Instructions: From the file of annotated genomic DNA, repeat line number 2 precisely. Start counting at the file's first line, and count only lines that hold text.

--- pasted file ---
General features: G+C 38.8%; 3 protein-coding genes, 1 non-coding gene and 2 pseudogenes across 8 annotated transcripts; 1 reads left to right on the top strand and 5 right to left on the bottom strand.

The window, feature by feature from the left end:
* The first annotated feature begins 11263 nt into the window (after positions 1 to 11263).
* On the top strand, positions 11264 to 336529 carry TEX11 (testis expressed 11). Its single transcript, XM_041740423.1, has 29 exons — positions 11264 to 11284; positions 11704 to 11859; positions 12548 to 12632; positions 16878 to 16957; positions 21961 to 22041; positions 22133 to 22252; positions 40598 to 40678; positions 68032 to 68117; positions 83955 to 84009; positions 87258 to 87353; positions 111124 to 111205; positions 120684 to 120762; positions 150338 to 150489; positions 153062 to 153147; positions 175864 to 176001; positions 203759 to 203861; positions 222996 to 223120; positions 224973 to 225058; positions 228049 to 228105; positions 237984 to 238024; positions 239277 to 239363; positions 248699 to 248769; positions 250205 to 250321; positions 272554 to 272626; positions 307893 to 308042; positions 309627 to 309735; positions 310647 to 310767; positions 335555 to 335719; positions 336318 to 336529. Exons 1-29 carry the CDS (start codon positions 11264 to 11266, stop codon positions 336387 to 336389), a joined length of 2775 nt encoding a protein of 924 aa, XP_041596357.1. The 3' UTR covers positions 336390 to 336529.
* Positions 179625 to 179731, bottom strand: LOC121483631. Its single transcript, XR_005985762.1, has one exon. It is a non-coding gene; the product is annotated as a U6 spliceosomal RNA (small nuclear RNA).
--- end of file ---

The window, feature by feature from the left end: